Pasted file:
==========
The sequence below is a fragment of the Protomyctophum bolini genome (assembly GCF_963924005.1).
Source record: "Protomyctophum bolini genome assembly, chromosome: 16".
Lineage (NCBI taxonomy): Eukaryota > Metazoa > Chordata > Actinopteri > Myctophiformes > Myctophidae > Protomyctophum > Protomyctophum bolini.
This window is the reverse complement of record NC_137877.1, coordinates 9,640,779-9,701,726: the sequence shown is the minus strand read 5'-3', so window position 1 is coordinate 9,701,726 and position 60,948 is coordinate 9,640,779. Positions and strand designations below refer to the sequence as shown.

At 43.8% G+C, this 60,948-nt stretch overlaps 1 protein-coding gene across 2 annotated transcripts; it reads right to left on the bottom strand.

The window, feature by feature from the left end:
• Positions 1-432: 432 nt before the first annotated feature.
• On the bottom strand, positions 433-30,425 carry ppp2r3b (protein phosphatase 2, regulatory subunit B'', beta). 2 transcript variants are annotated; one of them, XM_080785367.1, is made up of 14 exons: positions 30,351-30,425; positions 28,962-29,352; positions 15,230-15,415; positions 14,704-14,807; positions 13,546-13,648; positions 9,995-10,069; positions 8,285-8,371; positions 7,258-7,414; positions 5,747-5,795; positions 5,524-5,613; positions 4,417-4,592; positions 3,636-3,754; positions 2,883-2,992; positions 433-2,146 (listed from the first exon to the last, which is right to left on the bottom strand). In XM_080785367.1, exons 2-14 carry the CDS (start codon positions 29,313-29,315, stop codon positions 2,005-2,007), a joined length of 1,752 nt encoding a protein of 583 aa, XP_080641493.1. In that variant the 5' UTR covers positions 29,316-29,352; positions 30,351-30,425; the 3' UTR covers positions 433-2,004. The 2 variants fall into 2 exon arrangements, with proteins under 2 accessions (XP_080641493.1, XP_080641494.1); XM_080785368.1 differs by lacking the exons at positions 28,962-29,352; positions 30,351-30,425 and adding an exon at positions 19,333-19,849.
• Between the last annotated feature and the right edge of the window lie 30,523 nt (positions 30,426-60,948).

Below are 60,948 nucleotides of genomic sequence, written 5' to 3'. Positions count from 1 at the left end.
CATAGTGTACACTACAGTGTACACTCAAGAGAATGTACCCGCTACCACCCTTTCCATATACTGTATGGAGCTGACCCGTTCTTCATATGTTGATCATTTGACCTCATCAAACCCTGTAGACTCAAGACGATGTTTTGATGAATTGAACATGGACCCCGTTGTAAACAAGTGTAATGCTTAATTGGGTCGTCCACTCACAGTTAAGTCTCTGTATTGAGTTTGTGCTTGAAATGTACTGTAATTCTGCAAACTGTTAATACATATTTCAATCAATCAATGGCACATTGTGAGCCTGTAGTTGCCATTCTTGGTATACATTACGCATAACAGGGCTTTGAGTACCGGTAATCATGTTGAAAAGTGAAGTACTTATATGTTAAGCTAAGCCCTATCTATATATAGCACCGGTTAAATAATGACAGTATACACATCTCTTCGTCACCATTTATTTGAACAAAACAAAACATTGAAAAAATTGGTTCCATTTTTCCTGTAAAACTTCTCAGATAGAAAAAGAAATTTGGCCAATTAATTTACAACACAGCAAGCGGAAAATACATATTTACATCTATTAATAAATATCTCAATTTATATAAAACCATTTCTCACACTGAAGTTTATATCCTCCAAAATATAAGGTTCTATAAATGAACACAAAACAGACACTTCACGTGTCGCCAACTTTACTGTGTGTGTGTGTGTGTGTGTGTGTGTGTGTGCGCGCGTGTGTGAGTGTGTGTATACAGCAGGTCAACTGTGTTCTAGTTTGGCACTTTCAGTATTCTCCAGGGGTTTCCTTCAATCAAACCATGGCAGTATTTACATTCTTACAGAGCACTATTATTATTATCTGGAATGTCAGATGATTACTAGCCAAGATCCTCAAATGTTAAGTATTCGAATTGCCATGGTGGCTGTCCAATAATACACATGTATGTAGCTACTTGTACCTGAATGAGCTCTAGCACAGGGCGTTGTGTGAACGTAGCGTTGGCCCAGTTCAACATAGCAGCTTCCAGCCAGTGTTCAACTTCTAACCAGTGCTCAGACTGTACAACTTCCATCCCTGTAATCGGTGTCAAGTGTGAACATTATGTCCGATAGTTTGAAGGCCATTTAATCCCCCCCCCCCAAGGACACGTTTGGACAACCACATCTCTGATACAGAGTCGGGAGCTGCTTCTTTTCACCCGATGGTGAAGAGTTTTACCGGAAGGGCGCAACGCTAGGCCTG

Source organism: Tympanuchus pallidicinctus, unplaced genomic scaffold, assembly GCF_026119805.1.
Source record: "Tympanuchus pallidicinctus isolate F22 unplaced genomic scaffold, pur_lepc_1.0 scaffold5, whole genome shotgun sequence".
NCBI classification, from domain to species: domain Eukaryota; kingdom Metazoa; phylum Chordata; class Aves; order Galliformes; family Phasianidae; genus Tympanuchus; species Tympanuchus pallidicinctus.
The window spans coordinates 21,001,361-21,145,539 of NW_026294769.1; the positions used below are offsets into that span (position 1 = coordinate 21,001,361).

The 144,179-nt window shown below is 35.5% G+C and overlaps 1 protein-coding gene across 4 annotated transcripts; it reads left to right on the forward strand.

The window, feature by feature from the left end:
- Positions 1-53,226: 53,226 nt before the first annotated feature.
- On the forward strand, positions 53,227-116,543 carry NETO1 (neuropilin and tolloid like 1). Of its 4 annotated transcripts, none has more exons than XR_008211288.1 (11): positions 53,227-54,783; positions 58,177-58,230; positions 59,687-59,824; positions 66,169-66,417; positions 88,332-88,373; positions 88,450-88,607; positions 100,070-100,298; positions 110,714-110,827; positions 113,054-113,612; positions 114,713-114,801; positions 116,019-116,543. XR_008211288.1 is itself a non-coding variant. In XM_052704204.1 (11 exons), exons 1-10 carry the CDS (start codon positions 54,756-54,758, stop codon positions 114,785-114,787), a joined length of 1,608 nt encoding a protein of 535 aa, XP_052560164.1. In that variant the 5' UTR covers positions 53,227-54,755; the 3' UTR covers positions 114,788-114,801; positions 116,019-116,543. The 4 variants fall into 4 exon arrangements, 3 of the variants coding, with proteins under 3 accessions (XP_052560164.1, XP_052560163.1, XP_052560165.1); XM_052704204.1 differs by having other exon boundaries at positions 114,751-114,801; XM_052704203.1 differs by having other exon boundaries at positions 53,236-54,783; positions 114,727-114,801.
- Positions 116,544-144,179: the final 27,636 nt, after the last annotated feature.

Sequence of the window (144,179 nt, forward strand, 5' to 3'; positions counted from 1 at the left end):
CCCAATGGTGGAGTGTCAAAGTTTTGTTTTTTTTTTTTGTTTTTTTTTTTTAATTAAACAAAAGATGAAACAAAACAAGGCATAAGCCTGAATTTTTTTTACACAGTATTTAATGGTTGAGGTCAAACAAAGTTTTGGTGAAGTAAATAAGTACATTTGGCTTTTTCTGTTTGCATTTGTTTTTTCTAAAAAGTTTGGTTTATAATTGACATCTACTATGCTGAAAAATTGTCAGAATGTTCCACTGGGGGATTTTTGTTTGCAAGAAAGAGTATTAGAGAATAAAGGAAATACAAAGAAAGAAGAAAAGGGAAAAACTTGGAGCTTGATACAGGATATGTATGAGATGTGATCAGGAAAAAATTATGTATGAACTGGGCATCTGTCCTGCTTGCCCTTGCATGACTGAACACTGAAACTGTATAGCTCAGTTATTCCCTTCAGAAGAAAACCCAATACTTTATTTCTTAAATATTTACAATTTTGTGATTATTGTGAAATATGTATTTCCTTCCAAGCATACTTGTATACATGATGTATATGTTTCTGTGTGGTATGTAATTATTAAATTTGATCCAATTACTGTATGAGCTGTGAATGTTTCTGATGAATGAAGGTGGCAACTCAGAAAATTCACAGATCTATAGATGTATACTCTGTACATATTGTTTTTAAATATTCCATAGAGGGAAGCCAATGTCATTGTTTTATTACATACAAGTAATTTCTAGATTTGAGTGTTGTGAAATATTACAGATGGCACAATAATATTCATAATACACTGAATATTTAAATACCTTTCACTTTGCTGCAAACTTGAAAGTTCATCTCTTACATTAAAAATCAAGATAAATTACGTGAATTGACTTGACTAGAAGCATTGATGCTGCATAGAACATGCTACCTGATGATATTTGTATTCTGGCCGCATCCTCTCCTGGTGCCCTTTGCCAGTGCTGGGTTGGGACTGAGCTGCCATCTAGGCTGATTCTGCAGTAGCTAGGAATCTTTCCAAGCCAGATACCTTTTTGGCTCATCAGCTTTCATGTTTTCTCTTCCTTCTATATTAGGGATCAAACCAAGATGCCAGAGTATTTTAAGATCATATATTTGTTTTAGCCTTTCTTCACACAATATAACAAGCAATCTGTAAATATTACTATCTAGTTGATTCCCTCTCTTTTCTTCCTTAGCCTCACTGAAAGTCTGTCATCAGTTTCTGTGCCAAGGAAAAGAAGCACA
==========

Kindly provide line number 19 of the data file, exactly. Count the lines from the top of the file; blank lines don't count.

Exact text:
- On the forward strand, positions 53,227-116,543 carry NETO1 (neuropilin and tolloid like 1). Of its 4 annotated transcripts, none has more exons than XR_008211288.1 (11): positions 53,227-54,783; positions 58,177-58,230; positions 59,687-59,824; positions 66,169-66,417; positions 88,332-88,373; positions 88,450-88,607; positions 100,070-100,298; positions 110,714-110,827; positions 113,054-113,612; positions 114,713-114,801; positions 116,019-116,543. XR_008211288.1 is itself a non-coding variant. In XM_052704204.1 (11 exons), exons 1-10 carry the CDS (start codon positions 54,756-54,758, stop codon positions 114,785-114,787), a joined length of 1,608 nt encoding a protein of 535 aa, XP_052560164.1. In that variant the 5' UTR covers positions 53,227-54,755; the 3' UTR covers positions 114,788-114,801; positions 116,019-116,543. The 4 variants fall into 4 exon arrangements, 3 of the variants coding, with proteins under 3 accessions (XP_052560164.1, XP_052560163.1, XP_052560165.1); XM_052704204.1 differs by having other exon boundaries at positions 114,751-114,801; XM_052704203.1 differs by having other exon boundaries at positions 53,236-54,783; positions 114,727-114,801.